Health secretary Andrew Lansley's overhaul of the NHS will take power away from doctors, the British Medical Association (BMA) has argued.
The government's plans centre on disbanding primary care trusts and replacing them with GP consortia - where the ability to purchase and commission services for patients would be placed in the hands of local doctors.
But the BMA, the UK's doctors' union, said that the power of the NHS commissioning board and the health secretary would be "overly restrictive and controlling".
Dr Laurence Buckman, chairman of the BMA's GPs committee, said the plans went against the government's pledge to devolve power to GPs.
"The NHS commissioning board will be given sweeping powers to get involved with the way consortia operate. Time and time again in the bill we see no mention of the need to consult consortia on matters that will have a direct and potentially very significant impact on the way they operate," he said.
The chairman demanded the bill include a clause requiring more consultation with the GP consortia.
"We are very concerned about how restrictive the bill is and want to see that, at the very least, there is a duty to consult consortia written into the legislation," Dr Buckman added.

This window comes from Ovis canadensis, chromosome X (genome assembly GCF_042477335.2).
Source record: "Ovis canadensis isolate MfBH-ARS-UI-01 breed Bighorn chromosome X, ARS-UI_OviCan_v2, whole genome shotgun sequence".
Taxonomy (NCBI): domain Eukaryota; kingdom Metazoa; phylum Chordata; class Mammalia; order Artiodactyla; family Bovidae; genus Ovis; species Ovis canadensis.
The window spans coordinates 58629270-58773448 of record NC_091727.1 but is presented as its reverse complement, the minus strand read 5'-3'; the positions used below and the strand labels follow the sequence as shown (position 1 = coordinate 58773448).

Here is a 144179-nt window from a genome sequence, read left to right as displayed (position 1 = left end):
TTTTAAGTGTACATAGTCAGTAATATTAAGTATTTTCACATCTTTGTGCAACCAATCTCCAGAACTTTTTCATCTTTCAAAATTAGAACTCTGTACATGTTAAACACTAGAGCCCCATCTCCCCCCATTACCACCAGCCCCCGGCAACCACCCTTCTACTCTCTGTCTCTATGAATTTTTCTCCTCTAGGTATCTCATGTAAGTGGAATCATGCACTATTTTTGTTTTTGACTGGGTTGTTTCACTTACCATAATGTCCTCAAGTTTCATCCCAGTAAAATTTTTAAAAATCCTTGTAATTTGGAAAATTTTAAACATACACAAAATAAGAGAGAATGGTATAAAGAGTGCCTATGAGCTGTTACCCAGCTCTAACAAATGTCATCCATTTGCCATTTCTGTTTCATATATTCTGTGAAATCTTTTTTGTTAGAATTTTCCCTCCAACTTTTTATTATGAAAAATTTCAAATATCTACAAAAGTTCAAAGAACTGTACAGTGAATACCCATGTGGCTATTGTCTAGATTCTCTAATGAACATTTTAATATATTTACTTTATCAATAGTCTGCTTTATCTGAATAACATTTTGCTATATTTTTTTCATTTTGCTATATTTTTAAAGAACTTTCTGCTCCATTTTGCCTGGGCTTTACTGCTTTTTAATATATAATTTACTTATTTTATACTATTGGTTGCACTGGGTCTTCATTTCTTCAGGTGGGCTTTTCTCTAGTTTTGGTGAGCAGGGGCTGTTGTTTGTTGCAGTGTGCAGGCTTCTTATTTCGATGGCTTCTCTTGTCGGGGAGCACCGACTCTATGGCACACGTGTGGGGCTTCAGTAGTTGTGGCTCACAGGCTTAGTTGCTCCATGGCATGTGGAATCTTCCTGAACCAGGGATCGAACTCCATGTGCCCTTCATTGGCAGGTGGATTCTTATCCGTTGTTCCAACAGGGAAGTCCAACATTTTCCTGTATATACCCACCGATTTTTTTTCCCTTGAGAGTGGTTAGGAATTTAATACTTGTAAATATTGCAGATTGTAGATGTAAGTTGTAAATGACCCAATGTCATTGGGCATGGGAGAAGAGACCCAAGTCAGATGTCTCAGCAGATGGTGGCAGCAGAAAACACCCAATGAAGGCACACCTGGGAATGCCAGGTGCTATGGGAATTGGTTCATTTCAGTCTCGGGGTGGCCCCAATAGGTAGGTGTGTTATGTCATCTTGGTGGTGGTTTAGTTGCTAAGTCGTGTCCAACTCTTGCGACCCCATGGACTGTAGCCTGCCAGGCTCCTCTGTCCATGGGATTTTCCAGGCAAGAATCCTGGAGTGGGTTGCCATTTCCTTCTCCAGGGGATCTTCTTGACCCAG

"At the moment the secretary of state and the NHS commissioning board are being granted powers that are far too wide-ranging and seem to go against the promise to devolve power to local clinicians."
The BMA's worries are largely due to concerns that the NHS commissioning board will not be autonomous or "free from political control".
Under the health and social care bill, the NHS commissioning board will oversee the creation of GP consortia and hold the new groups of doctors to account for their commissioning and finances.
The doctors' union fears the board will dissolve and change consortia without consultation - and that the secretary of state will be able to impose conditions on consortia without the possibility of review.